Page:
... We are not really able to change the cam, legally anyway. The rules are pretty basic, Don't do anything to the motor, but the techs let a lot of stuff slide, mainly eliminating things, but no aftermarket parts. I know a lot of guys do swap cams at our track, but racing takes a lot of $ that we dont have right now since we just bought the car, and time is running out to rebuild it. Maybe next year.
Is it legal to use an LT1 cam? i.e. an LT1 cam from a Camaro? It would give you more lift and duration. Cheap too (as the Fcar LT1 owners frequently do cam swaps).

You should keep the stock air cleaner for the 96 as it isolates the underhood heat from the air intake. Drill the lower air cleaner box on the front and side to allow more airflow. Use the stock paper filter so you can change it after each race. Consider using two if them if you can do the pumbing. The intake resonators can be kept because they really aren't flow restrictions, but the MAF screens are. Your engine can also be PCM setup for speed density mode so it won't use/need the MAF. You could leave the MAF in the car, but gut the screen and resistors, so it would look bone stock.

A 3.42 rear end (the center) from the 92 9C1 will fit into the 96, and the off the line response will be quicker... but on dirt you might not want the extra torque gain from it.

Make sure you do the proportioning and metering mods to the combination valve.
post #7 of 8 (permalink) Old 03-08-2006, 12:24 AM
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Yeah that was one of my biggest concerns, how the computer was going to react to the dead cyl. We have to have the sparkplug wired to the frame so the tech inspectors can see it spark so they know we arent cheating. I never thought of putting a dummy load in place of an unhooked injector though, I'll have to look into that. Thanks for the idea!
I'm still a little leary about pulling the pushrods though. It gets to be a pain to have to move them around from cyl to cyl each week and I'm worried about the other cylinders becoming too lean because the metered air is adjusting the fuel for all 8 when we are only running 7. but if the a/f ratio is set at a constant for WOT it would only affect us in staging while we idle, and caution laps, etc. I'm sure we could use a lt1 cam from a Camaro and get away with it, Technically it's not a stock part for our car so they would say no if we asked, but they would never be able to tell. They have the capabilty to check the lift and duration at the track, so I doubt a camaro cam would throw up any red flags, but we only have 3 weeks to finish the car, and no time to do a cam swap, or money, racing is too damn expensive without sponsors.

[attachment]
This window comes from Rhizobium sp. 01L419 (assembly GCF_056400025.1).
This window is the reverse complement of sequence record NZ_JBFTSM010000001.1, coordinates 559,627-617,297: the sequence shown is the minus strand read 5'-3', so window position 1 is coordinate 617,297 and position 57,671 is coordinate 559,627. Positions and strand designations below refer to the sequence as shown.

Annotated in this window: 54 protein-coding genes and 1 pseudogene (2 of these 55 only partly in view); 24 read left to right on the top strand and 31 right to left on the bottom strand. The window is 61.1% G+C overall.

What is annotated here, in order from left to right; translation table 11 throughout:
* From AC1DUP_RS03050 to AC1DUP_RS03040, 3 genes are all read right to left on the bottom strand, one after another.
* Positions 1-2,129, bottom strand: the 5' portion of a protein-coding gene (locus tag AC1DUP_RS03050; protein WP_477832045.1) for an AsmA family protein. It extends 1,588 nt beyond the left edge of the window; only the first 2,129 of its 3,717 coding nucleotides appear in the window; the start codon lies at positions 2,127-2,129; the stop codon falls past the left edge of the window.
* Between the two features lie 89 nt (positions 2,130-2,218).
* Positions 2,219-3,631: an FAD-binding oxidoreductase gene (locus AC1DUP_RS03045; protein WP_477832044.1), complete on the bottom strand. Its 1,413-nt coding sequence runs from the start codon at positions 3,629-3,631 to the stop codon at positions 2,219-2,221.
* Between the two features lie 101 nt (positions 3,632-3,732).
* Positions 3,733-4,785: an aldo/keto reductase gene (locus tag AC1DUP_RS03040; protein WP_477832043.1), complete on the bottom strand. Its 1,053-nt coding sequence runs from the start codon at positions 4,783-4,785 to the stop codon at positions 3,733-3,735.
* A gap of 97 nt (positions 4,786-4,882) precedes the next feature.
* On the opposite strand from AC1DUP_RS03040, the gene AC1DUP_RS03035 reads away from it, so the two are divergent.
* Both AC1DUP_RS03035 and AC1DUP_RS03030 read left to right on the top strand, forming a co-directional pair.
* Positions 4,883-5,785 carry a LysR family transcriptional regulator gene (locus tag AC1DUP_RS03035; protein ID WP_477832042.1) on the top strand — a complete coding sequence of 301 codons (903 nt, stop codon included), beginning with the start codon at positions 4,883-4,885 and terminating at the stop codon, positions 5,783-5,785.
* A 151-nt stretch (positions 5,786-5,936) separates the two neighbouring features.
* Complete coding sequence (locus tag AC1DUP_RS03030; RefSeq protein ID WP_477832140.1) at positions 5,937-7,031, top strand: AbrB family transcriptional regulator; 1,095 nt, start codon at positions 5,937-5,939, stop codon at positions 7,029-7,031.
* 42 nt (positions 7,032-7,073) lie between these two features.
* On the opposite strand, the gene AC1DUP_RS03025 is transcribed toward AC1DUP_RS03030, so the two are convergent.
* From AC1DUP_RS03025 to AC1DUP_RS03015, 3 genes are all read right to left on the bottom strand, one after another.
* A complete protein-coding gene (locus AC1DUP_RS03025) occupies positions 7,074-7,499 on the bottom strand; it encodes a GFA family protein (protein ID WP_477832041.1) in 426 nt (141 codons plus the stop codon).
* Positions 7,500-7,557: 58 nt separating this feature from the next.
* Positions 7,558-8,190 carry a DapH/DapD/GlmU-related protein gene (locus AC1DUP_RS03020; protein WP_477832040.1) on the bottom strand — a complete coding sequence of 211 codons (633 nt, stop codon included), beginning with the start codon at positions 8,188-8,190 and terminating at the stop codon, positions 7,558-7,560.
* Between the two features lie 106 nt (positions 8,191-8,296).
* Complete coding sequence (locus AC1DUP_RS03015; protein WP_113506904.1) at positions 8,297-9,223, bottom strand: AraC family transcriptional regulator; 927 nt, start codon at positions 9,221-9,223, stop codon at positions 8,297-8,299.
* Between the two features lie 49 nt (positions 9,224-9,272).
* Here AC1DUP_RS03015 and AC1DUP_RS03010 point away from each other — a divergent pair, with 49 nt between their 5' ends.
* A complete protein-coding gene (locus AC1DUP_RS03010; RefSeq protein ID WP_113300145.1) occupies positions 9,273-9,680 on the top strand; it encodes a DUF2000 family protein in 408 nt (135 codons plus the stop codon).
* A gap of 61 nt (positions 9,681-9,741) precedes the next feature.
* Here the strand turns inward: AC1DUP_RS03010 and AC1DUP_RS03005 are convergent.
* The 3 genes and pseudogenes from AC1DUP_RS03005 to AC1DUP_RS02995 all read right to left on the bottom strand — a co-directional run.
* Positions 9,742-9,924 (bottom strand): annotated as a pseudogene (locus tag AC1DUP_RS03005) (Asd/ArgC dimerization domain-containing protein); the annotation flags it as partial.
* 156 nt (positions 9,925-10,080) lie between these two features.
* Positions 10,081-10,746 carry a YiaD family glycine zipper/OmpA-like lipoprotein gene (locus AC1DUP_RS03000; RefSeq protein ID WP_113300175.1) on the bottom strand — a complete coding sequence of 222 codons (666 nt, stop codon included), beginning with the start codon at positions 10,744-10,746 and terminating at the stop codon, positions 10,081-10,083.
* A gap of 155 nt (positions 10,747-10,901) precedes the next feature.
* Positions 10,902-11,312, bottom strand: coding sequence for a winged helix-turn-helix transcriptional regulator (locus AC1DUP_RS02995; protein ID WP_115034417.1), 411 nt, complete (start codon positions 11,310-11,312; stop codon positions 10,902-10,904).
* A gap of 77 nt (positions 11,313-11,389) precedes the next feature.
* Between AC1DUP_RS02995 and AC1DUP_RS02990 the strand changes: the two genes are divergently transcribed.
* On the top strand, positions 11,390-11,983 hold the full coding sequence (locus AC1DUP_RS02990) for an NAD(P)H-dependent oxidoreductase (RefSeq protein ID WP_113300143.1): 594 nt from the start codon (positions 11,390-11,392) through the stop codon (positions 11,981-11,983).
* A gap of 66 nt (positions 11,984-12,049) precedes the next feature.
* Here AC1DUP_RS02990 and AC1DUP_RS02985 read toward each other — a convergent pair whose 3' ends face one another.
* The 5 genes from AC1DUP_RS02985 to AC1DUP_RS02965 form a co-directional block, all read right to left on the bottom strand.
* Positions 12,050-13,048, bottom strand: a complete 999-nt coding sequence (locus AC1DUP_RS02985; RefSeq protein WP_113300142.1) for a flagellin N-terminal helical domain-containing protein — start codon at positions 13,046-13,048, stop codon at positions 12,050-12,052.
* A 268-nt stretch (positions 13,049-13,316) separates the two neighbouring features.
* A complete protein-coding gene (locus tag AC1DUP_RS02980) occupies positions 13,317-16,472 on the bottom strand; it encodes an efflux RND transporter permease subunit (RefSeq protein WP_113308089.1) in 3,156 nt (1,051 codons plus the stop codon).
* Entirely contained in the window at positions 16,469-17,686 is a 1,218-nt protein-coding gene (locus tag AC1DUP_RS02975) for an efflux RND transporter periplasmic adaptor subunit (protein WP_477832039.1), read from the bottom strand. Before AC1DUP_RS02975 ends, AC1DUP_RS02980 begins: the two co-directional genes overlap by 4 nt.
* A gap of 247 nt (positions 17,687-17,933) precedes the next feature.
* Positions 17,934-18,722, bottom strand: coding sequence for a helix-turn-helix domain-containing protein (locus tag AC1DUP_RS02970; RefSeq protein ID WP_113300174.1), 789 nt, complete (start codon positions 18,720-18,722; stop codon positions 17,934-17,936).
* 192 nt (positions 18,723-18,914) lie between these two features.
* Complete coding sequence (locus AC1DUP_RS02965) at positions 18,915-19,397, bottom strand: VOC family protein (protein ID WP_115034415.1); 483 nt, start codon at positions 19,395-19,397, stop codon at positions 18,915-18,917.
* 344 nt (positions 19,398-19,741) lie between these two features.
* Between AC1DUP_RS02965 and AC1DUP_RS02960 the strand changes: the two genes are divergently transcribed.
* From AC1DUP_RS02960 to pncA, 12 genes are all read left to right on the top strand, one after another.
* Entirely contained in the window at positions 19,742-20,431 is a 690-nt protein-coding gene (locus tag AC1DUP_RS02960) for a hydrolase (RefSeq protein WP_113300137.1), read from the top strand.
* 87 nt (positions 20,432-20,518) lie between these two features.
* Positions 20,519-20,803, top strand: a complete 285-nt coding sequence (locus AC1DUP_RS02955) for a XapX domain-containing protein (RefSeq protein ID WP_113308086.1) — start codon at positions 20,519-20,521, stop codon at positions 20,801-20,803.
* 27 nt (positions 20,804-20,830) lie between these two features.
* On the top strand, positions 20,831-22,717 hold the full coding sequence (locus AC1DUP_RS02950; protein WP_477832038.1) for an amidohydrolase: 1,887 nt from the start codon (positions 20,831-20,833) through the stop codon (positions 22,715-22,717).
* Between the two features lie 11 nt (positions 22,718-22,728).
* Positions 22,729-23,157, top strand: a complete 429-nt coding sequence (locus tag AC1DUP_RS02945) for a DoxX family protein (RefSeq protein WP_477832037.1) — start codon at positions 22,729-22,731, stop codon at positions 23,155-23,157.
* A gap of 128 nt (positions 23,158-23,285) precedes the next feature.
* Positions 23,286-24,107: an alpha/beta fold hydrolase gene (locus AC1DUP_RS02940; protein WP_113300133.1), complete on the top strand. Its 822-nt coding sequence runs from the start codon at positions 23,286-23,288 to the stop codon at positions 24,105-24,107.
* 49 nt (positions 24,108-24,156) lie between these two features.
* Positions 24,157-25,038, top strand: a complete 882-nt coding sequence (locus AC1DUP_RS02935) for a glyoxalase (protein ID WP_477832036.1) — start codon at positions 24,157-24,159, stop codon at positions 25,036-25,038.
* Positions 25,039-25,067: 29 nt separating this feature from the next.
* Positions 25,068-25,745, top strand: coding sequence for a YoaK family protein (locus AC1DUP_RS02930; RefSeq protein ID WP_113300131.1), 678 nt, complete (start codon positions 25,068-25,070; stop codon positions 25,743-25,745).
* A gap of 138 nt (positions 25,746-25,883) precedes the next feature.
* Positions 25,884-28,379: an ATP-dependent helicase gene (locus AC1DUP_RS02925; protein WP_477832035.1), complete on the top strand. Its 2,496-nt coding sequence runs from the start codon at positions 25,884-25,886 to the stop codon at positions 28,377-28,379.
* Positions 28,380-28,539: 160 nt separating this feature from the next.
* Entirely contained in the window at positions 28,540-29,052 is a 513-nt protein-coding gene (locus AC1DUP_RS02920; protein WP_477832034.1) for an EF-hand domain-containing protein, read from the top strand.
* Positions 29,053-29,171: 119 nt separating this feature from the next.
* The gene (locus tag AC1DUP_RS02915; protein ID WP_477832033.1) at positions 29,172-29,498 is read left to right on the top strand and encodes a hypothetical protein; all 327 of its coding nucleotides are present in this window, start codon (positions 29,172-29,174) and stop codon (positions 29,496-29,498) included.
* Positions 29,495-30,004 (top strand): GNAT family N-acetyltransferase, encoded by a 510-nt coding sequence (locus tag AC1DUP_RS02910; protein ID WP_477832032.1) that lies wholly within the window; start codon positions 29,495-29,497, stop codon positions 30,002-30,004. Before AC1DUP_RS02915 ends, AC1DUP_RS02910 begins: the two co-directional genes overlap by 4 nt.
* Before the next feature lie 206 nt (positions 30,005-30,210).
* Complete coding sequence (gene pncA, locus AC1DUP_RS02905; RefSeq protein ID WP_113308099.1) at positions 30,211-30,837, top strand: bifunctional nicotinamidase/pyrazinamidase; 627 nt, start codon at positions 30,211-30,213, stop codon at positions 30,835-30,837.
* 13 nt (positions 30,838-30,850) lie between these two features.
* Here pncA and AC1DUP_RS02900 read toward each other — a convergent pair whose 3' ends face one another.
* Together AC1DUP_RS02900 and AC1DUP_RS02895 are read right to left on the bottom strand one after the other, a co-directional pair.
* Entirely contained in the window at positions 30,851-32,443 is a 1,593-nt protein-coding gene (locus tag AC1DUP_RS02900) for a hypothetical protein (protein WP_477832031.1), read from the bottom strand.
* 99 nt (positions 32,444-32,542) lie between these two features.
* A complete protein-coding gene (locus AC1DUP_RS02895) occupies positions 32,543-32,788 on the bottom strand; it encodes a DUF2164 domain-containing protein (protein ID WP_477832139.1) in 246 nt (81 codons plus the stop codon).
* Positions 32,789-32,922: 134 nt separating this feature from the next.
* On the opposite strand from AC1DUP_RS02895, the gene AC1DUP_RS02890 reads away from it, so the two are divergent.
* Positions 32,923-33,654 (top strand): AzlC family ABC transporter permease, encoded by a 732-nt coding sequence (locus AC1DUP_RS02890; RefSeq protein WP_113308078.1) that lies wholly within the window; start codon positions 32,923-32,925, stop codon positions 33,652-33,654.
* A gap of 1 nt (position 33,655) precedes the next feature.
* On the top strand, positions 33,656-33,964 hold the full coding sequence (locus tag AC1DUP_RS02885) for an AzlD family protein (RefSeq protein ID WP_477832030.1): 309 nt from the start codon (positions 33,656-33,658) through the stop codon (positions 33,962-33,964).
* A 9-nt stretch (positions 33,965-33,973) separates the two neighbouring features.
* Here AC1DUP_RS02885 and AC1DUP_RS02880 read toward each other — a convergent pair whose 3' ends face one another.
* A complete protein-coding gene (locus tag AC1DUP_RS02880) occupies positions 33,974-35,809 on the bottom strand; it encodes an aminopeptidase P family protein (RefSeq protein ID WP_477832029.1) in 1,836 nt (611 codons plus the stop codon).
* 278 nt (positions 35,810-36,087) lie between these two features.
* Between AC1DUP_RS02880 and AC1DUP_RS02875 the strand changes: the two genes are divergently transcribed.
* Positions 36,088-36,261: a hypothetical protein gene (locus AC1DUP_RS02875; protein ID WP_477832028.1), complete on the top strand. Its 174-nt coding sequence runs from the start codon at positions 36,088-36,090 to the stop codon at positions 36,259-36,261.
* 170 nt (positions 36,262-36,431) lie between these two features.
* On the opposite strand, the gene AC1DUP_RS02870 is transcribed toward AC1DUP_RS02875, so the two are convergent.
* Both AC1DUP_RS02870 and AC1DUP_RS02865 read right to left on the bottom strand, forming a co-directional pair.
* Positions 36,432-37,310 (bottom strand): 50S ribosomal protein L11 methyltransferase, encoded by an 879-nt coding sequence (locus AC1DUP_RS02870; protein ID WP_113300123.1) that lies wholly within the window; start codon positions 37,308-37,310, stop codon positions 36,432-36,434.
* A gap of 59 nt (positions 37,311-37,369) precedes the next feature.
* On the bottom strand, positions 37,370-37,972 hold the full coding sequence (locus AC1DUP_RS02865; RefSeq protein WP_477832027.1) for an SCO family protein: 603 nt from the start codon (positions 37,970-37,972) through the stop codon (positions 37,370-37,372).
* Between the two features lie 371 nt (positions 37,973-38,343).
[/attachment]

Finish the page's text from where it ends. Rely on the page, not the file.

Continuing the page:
I already eliminated the first base/home plate as well as the maf screen, I drilled the holes in the airbox, but we are planning on getting a K&N filter because its easy to wash it every week, plus it flows much better. What affect does eliminating the MAF resistors do? Is that the speed density mode you are talking about?

I'm pretty sure the car now has 3.08 gears in it, the 92 had 3.42 and we rarely got above 4000 rpm at the 1/4 mile track with those, and we run in 2nd gear all the time. 1st gear is way too steep, but we have to run that gear even though I read it has less torque to the wheels for getting the car out of slick spots(like rocking in the snow)but that might be only at low speeds. We switched to a 3.73 and could reach 4500 rpm average. As soon as we get the time we will pull those out of the 92 and put em in the 96 as long as it can take a 8.5 ring. That is unless we find out we can run in first gear with the 3.08 without risking blowing the motor, I'm comfortable reaching 6000 rpm at the end of the straights, but afraid prolonged practice of that will make us miss races while we rebuild.
I'll have to do some research on the combination valve, cuz I'm not quite sure what that is yet, but thanks a lot for the info, it's greatly appreciated!!!
http://home.mchsi.com/~syberjay/
post #8 of 8 (permalink) Old 03-12-2006, 12:02 PM
White939C1
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Quote:
Originally posted by kdrolt:
You obviously removed a lot of weight from the 92 since it was riding so high on the stock springs (as seen in the pix on your website) -- you'll have that problem on the 96 and it hurts the cornering, so cutting the springs slightly will help.
My 95 sits higher than that and its still stock.